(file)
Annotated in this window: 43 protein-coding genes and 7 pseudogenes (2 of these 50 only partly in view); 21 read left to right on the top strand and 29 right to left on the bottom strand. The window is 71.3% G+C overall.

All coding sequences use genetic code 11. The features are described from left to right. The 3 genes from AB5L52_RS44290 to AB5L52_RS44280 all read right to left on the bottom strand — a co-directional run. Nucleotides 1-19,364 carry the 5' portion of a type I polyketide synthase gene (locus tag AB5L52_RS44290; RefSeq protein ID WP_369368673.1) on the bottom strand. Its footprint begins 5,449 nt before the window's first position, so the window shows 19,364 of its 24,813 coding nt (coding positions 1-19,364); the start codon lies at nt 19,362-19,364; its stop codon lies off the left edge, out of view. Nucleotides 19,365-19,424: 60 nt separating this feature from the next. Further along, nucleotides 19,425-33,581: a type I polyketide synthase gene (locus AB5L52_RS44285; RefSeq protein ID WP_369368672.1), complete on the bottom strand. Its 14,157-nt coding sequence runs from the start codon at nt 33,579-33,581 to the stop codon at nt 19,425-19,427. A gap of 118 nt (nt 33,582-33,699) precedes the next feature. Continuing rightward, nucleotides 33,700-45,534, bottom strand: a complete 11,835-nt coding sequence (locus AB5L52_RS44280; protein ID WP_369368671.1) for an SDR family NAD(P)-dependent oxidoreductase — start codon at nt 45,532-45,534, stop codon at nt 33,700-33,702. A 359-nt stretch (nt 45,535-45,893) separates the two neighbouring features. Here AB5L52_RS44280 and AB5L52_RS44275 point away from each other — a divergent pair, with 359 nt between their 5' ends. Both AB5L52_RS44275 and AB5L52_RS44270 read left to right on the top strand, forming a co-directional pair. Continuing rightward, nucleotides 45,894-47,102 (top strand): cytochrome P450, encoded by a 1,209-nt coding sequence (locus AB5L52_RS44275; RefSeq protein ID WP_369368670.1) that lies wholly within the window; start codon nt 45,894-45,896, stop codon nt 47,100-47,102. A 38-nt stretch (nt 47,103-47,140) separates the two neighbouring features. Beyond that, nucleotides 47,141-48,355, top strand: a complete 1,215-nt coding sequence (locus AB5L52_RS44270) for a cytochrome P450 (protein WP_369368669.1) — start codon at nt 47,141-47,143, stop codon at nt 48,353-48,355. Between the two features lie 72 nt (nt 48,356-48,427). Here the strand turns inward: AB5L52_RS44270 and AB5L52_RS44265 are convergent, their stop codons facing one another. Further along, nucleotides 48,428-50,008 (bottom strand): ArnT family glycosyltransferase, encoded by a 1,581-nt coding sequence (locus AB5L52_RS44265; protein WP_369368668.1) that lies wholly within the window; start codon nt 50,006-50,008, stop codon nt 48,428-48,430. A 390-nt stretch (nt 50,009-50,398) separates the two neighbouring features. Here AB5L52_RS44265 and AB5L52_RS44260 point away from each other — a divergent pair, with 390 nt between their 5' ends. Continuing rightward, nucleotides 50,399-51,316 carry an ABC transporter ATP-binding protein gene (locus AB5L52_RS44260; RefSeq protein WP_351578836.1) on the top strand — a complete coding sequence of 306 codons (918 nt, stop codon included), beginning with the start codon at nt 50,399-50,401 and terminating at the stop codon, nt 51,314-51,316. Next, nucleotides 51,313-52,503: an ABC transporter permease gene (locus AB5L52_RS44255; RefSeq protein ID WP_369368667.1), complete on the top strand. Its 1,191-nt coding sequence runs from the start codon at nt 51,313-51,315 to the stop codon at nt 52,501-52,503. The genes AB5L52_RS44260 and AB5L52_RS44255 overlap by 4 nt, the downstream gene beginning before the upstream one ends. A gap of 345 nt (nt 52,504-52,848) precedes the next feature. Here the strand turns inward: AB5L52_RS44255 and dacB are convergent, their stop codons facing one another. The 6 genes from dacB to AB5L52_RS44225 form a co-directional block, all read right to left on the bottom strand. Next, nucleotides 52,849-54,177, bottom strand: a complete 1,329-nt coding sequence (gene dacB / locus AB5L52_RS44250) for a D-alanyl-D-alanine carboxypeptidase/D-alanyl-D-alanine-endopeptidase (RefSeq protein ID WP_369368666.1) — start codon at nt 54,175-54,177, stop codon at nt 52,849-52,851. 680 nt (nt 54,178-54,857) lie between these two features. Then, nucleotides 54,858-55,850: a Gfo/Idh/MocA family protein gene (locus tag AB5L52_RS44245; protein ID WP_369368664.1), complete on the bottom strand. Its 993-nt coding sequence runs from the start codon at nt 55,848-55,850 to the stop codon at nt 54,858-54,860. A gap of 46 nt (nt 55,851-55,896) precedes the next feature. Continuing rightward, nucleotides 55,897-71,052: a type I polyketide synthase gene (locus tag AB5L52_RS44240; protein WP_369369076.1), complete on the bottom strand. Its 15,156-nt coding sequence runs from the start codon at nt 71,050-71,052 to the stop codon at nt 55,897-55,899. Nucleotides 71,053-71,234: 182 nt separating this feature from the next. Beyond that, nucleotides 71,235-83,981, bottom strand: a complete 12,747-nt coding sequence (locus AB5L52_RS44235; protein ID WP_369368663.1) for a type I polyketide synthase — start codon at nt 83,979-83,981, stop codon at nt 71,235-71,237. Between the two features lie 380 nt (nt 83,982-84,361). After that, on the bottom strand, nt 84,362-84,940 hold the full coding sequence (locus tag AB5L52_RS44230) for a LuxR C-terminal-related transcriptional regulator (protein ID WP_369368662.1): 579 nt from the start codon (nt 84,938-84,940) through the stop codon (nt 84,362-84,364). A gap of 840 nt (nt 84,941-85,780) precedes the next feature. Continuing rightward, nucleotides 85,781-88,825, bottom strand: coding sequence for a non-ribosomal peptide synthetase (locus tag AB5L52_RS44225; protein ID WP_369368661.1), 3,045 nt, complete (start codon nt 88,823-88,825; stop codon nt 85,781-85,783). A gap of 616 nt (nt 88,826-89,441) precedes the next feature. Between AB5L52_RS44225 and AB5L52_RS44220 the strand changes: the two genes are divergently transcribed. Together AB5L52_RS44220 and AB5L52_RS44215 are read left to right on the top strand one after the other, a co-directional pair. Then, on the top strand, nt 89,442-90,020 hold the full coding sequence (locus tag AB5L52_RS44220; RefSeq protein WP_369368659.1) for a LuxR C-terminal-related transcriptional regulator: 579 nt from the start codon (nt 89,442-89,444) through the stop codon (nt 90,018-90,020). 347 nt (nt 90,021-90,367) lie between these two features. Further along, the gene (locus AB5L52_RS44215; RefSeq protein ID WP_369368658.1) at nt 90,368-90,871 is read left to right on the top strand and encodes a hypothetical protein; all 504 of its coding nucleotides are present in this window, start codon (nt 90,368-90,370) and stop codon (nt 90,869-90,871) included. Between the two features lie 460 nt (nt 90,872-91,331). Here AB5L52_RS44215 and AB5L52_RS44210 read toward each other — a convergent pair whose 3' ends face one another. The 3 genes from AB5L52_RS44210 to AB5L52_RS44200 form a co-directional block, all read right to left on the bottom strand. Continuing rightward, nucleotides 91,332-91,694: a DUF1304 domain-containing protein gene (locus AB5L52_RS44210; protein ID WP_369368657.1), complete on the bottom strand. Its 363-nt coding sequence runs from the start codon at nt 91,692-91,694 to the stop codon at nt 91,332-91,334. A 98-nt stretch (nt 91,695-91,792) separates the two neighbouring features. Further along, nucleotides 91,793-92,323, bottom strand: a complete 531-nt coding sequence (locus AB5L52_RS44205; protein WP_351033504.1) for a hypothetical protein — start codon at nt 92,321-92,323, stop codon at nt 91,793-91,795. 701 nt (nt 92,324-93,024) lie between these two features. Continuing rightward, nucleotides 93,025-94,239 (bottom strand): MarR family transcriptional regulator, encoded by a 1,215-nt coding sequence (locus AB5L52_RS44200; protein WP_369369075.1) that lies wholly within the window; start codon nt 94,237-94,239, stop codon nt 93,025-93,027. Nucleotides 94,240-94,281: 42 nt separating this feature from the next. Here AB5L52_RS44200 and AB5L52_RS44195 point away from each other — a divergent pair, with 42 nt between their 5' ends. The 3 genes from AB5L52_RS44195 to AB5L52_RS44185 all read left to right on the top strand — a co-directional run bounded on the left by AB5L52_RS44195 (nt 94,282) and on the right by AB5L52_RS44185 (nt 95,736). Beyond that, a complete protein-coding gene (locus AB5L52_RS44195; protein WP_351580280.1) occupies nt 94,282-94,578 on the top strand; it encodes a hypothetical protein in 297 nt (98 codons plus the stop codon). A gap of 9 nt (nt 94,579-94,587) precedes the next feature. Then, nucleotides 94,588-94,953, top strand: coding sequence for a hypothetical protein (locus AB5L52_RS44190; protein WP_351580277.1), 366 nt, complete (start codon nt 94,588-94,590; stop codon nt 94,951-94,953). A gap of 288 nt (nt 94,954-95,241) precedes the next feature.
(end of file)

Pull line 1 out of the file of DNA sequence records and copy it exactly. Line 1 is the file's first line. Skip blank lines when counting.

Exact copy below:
Annotated in this window: 43 protein-coding genes and 7 pseudogenes (2 of these 50 only partly in view); 21 read left to right on the top strand and 29 right to left on the bottom strand. The window is 71.3% G+C overall.